Circular magnet

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  • #1
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Hi Guys :)
There were donut shaped ferrite magnets used in core memory of the 50s - 70s that stored bits by being electronically magnetised in a clockwise, or counter clockwise direction.

If you had a larger donut shaped magnet that was magnetised in a clockwise or counter clockwise direction how does it have a north or south pole?

Would there be any way to tell,
say with metal or other magnets,
which direction the donut shaped magnet was magnetised?
Thanks, Art.
 

Answers and Replies

  • #2
35,806
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If you had a larger donut shaped magnet that was magnetised in a clockwise or counter clockwise direction how does it have a north or south pole?
It does not.
Would there be any way to tell,
say with metal or other magnets,
which direction the donut shaped magnet was magnetised?
Take a magnet with known orientation, put it close to the ring, its alignment then depends on the orientation of the magnetization. Better: make an air gap in the magnet, measure the field there.
 
  • #3
berkeman
Mentor
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Hi Guys :)
There were donut shaped ferrite magnets used in core memory of the 50s - 70s that stored bits by being electronically magnetised in a clockwise, or counter clockwise direction.

If you had a larger donut shaped magnet that was magnetised in a clockwise or counter clockwise direction how does it have a north or south pole?

Would there be any way to tell,
say with metal or other magnets,
which direction the donut shaped magnet was magnetised?
Thanks, Art.

You can perform a "destructive read" of the core with a test coil, much like those memory bits were read with core memories. Then if necessary, you write it back to its original state.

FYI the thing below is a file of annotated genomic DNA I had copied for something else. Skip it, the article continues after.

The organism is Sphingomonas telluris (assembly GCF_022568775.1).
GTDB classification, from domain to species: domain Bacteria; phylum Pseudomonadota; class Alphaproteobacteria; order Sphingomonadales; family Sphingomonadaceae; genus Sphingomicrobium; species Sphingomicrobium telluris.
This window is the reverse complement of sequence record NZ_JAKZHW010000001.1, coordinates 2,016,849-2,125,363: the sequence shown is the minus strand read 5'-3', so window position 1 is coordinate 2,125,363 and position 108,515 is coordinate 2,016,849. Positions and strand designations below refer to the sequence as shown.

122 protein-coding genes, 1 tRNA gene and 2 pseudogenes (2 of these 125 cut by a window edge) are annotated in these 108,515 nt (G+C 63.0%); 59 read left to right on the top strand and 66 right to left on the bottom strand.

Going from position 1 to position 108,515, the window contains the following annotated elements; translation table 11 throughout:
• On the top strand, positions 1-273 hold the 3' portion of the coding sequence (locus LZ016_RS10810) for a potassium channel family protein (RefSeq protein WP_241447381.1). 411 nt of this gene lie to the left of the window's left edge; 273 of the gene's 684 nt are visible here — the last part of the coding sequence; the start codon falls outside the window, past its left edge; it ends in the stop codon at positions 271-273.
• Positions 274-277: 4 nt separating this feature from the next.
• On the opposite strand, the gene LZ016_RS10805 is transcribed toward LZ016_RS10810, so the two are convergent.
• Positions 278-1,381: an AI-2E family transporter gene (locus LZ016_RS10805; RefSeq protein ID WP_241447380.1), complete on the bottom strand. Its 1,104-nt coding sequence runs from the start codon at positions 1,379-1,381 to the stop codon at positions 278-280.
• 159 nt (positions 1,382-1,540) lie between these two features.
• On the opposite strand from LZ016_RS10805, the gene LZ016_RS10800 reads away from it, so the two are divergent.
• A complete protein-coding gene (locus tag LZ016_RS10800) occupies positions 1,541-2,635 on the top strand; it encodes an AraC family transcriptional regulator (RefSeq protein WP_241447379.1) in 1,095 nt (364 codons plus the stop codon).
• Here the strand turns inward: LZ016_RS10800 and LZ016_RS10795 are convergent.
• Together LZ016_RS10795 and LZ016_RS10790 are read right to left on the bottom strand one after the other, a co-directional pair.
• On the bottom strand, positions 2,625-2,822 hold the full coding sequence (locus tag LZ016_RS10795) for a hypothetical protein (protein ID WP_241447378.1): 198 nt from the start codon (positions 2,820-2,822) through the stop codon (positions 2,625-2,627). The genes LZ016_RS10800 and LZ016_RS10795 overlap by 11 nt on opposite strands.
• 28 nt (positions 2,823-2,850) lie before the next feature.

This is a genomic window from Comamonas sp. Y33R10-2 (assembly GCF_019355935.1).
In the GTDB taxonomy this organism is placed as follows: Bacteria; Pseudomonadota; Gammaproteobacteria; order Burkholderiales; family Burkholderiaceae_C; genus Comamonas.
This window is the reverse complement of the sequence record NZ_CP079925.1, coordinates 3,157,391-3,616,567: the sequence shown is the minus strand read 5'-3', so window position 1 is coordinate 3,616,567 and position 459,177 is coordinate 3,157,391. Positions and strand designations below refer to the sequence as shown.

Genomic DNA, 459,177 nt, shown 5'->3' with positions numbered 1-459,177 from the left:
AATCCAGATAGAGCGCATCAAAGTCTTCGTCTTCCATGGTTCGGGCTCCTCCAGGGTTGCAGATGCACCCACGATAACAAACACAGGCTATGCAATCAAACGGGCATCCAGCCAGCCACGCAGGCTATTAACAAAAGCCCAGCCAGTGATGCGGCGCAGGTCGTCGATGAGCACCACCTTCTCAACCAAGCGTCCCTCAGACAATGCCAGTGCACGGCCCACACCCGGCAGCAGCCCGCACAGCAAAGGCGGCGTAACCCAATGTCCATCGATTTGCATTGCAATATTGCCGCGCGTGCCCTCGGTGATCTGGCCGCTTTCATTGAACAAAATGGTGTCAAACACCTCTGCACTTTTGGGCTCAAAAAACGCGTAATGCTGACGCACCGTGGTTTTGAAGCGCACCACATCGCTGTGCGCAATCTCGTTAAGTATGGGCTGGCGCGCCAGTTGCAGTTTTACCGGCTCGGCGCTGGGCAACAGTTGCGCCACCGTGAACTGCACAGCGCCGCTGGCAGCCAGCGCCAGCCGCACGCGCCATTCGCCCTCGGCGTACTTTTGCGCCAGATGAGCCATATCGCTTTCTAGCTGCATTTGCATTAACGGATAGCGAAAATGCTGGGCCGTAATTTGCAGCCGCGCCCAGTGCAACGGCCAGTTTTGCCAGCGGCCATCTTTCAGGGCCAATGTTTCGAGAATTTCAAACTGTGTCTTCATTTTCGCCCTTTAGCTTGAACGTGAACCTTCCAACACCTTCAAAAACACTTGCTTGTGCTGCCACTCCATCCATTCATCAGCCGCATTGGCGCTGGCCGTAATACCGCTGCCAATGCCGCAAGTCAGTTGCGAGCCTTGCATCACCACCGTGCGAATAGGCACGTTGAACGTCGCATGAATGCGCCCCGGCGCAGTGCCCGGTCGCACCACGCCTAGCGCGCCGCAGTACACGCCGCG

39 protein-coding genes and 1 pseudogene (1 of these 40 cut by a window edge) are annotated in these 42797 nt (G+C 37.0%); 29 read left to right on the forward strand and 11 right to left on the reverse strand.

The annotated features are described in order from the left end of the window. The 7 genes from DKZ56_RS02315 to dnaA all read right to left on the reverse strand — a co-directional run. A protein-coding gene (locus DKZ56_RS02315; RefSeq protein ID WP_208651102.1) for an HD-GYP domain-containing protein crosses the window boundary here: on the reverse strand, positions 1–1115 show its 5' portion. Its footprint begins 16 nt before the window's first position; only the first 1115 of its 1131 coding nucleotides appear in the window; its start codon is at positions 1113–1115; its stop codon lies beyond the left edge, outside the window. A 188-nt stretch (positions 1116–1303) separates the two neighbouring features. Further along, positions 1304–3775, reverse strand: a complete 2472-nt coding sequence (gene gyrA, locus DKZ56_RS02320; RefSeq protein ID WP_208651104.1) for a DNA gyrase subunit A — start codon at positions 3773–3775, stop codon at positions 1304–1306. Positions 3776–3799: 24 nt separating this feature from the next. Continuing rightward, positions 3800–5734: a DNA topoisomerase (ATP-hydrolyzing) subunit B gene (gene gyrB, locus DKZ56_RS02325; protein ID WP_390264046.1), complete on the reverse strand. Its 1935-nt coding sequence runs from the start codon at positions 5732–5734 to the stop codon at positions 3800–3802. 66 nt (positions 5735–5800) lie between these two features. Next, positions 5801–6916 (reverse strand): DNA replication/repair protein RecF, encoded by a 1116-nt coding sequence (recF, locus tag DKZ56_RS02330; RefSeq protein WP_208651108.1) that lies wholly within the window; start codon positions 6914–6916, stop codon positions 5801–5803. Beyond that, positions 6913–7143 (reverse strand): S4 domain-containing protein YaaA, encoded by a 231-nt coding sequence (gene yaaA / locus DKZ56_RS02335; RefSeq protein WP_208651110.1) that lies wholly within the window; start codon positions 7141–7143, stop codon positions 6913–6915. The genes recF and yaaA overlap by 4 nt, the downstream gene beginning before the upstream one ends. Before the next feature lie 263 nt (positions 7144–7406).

https://en.wikipedia.org/wiki/Magnetic-core_memory

:smile:
 
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  • #4
Hesch
Gold Member
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If you had a larger donut shaped magnet that was magnetised in a clockwise or counter clockwise direction how does it have a north or south pole?
A toroid has no north- or south-pole, just a magnetic field inside. Neither has a solenoid core a north- or south-pole inside, just a magnetic field. Actually a pole is created when the magnetic field crosses a discontinuity in the magnetic permeability, say at the ends of a solenoid core, and because a toroid core has no ends/discontinuities, it has no poles.
Would there be any way to tell, say with metal or other magnets, which direction the donut shaped magnet was magnetised?
Well, you could wind some coil around the toroid and supply this coil with a sine-voltage. Due to the magnetizing curve, the dB/dH will be smaller when the direction of the current tries to magnitize the toroid even more. Thus the shape of the current will not be symmetric: The amplitude of the current will be larger in the small dB/dH direction due to a smaller self-induction in this direction.


mag19.gif
 
  • #5
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Hi Guys,
Thanks for the replies :) but I’m polluting the thread by introducing a practical application.
For core memory it’s square (rectangular loop) ferrite with hysteresis quality:
http://www.doitpoms.ac.uk/tlplib/ferroelectrics/images/img023.gif
but forget about that :D I was meaning to disqualify electronic means of reading the state,
and pretend the viewpoint with the tools of an inquisitive a child with a larger donut shaped permanent magnet,
and perhaps the same child would have other magnets, and other basic material, and simple mechanical skills.
All of the magnets would have strong latency from whenever they were magnetised in the first place.

mfb, your first answer, take another magnet, say a bar magnet, put it close to the ring... In what orientation?
If you point the bar magnet north pole somewhere around the outer edge?
If the ring has no north or south pole, how would the ring magnet ever repel or attract the north pole of the bar magnet?
Cheers, Art.
 
  • #6
35,806
12,532
The magnet has a stray field which is circular as well. It does not have poles, but if you are close to the ring it has a "north" and a "south" direction along the ring. Your magnet will try to align to get the same direction as the ring.
 

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